Heart disease remains the number one killer for men and women, and now doctors have new guidelines to help lower their patient's risks.
The guidelines were released last week by the American College of Cardiology and the American Heart Association. One of the biggest, and most controversial, changes is that more patients would qualify for medication like statins.
"We always try to perceive who is at the highest risk and therefore who would we be more aggressive with, more aggressive being defined as medical management like aspirin statins, ect," said interventional cardiologist Dr Darrin Breaux.
There are also new formulas that doctors can use to determine a person's risk, using things like blood pressure, diabetes, cholesterol, even age, sex, and race. In fact, for the first time, the guidelines look more closely at high risk populations that have been previously overlooked.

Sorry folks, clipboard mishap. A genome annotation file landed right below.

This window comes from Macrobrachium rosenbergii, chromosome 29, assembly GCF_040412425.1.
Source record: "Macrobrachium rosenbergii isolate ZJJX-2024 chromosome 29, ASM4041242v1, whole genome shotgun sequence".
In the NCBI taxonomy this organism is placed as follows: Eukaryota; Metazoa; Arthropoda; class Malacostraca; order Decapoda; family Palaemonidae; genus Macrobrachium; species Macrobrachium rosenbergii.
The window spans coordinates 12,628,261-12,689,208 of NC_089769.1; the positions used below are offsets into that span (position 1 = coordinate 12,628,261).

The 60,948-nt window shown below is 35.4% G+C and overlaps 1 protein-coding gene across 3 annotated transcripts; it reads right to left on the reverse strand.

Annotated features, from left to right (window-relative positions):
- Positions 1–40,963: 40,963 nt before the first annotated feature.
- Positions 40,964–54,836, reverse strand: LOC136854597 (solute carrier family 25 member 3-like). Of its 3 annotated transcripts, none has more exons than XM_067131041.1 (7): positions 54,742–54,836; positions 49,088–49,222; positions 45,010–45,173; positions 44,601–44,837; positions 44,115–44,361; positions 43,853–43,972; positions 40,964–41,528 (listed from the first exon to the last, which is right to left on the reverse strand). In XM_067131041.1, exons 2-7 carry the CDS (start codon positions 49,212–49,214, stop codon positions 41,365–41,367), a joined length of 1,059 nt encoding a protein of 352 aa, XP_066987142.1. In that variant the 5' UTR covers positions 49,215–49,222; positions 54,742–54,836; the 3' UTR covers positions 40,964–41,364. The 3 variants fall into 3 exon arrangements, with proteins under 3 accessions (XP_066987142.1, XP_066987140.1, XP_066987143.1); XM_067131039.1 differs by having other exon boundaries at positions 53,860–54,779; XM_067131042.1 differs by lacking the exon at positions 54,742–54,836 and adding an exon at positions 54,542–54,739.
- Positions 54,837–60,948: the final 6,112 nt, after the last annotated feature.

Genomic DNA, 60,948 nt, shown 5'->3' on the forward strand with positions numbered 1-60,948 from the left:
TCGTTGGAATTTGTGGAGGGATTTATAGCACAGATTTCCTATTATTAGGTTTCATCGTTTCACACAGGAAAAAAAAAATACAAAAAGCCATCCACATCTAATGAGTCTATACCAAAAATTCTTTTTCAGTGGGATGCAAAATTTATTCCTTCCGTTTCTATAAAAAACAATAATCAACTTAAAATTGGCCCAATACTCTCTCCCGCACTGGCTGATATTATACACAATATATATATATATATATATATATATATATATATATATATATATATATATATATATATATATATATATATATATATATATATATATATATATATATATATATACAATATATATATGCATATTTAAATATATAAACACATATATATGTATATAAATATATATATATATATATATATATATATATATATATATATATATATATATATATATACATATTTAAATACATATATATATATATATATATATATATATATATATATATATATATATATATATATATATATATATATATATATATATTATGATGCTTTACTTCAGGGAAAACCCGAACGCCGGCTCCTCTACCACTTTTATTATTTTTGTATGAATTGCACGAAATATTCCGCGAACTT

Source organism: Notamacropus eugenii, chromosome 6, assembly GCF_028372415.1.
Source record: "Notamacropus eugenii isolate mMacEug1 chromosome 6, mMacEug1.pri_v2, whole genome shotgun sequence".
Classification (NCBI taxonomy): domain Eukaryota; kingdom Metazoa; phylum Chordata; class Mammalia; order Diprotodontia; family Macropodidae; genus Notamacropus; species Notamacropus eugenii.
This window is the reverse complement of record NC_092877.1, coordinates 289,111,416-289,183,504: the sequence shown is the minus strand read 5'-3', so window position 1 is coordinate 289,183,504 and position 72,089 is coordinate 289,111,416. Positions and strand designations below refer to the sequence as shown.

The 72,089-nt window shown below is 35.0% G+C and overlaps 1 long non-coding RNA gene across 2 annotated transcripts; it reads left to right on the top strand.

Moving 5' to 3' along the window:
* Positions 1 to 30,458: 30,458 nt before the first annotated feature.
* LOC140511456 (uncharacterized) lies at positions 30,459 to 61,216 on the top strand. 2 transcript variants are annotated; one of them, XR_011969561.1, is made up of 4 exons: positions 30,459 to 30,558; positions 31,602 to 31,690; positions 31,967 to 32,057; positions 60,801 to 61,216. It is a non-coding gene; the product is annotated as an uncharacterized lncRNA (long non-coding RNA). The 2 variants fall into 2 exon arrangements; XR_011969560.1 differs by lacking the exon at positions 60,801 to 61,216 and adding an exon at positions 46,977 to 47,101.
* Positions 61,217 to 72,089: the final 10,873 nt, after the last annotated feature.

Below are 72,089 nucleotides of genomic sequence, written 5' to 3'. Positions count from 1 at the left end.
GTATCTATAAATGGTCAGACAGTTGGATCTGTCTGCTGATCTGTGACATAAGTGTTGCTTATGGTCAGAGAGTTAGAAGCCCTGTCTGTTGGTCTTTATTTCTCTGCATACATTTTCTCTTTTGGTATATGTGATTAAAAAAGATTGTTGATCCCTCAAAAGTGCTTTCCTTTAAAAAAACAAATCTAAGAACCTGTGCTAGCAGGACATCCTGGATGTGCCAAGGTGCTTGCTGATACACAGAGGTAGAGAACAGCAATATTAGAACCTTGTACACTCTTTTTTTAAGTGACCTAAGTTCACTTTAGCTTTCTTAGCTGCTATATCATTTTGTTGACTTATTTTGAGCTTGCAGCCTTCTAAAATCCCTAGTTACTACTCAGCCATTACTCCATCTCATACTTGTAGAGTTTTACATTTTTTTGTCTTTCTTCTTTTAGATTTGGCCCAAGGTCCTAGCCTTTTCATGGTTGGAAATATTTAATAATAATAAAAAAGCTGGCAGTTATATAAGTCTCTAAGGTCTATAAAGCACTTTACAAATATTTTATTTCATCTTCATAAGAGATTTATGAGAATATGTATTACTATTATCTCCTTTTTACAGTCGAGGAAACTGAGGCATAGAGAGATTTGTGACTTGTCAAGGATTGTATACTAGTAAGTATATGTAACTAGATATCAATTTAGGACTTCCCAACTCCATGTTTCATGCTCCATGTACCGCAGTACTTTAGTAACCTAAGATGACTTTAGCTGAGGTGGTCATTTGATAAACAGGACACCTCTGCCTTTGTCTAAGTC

"Traditionally we've looked more heavily at white men, for example. The new guidelines are more inclusive for African Americans and women so we can get a better idea of populations that were not looked at in more details," said Breaux.
If the formulas don't paint a clear picture of risk, doctors have other tools like calcium scoring which is a quick CT Scan that reveals the amount of calcium or plaque in your arteries. The results help point your doctor in the right direction for treatment.
Calcium scoring is not appropriate for every patient. It is recommended for anyone over the age of 35, with risk factors like high blood cholesterol, family history of heart disease, or smoking.
However, the new guidelines have sparked controversy. Some worry that the push for more medication takes the focus away from a healthy lifestyle. Breaux says that's not the case.
"We always want to emphasize to all populations to be healthy, healthy lifestyle, diet, exercise, things that put you at risk smoking, ect. That is applicable to all the population," said Breaux. "What we're trying to do is identify the population that is at risk, more risk for cardiovascular disease and would benefit from additional therapy."
For more information on the new guidelines, click here. Any questions about your health should be discussed with your physician.
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